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Coronavirus Vaccine

What is vaccination?

Vaccination is one of the significant ways to prevent diseases. Although our immune systems are doing great jobs, some specific pathogens or micro-organisms can overrun even the most robust immune system.


Now, this is where vaccination comes in. It helps our immune system fight better against the pathogens by introducing them to weakened or dead strains of these pathogens. When this is done, the immune system recognizes and creates a defence system against these pathogens. Thereby enabling it to fight against more potent strains of the pathogens if we ever get exposed to them.


How does it work?
As explained earlier, vaccines work by exposing the immune system to a weaker and safer version of the pathogen, that the body can handle without getting overwhelmed.

The content of the vaccine can either be the dead, weakened or partially or entirely inactivated form of the pathogen. Or a part of the pathogen such as proteins or sugars. Almost all vaccines come with two important contents which are.


1. Antigen: this is the dead, weakened or inactivated pathogen that causes a reaction
2. Adjuvant: this content informs the immune system about the introduced pathogen and its risks and tells the immune system to react.


Why get vaccinated?


Vaccines are taken as precautionary steps against diseases. Getting vaccinated prevents you from coming down with a truckload of conditions that can produce lifelong complications.
By getting vaccinated, you not only protect and help yourself but also the community by reducing community spread of most dangerous and infectious diseases whilst protecting yourself and others from possible new strains

 
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When should you get vaccinated?

 
There are varieties of vaccines which have been produced for several diseases and some common vaccines include:
 
• Polio vaccine
• Diphtheria Vaccine
• Influenza Vaccine
• Meningitis B Vaccine
• Meningitis ACW Vaccine
• Tetanus Vaccine
• Pertussis Vaccine
• Haemophilus Influenza Type B (Hib) Vaccine
• Human Papilloma Virus (HPV) Vaccine
• Rotavirus Vaccine
• Varicella virus (chickenpox) vaccine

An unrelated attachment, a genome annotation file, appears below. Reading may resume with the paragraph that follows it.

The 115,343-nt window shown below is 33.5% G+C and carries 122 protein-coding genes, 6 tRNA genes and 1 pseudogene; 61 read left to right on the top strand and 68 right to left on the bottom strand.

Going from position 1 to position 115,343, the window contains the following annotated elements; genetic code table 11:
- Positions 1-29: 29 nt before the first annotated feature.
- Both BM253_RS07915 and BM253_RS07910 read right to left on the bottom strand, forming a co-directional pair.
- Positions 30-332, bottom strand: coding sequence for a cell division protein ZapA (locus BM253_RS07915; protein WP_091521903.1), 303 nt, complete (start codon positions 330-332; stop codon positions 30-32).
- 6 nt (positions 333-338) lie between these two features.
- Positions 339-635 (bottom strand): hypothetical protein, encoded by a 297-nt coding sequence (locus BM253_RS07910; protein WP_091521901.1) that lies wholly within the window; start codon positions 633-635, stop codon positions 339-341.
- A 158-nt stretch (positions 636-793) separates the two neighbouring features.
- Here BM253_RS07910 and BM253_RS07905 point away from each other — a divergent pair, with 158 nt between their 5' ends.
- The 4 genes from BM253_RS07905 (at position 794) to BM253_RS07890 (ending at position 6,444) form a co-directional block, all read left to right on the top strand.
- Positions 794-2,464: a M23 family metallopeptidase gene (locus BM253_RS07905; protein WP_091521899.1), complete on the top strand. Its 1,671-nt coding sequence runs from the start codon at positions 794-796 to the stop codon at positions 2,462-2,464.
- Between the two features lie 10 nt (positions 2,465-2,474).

• Hepatitis B vaccine
• Hepatitis A Vaccine
• Measles Vaccine
• Pneumococcal Vaccine
• Rubella Vaccine
 
Many of these vaccinations are under the National Immunization Schedule while a few others aren’t. The age at which these vaccinations are to be taken is also included in this schedule, alongside exceptional cases, where vaccinations may not have been a part of the National Immunization Schedule are provided.
Certain vaccinations are also administered during the travel immunisation procedure.
 

The Vaccination Procedure:

The process of vaccination varies depending on the specific type of vaccination to be administered. Some vaccinations are taken independently whilst others are taken in combination with others. For example, an MMR vaccine is a combination of the Measles, Mumps and Rubella vaccines.
Some vaccines are usually taken twice or thrice, with the second or third doses being booster doses. These extra shots are generally taken to fortify the first shot. Vaccinations can be given to individuals through a variety of routes, and some are:
 
·         Intramuscular route: this is also known as the IM route. Here, the vaccine is administered through a needle and syringe by injecting it into a muscle, the most common being the gluteus.
·         Subcutaneous route: this is also known as the SC route. This process involves the injection of vaccine into the subcutaneous fat layer, which is just beneath the skin.
·         Intradermal route: this is also known as the ID route. It involves the injection of the chosen vaccine into the dermal layer of the skin.
·         Oral route: here, vaccines are administered in drops into the mouth of the individual
It is important to note that every vaccine has an assigned route which is non-negotiable.

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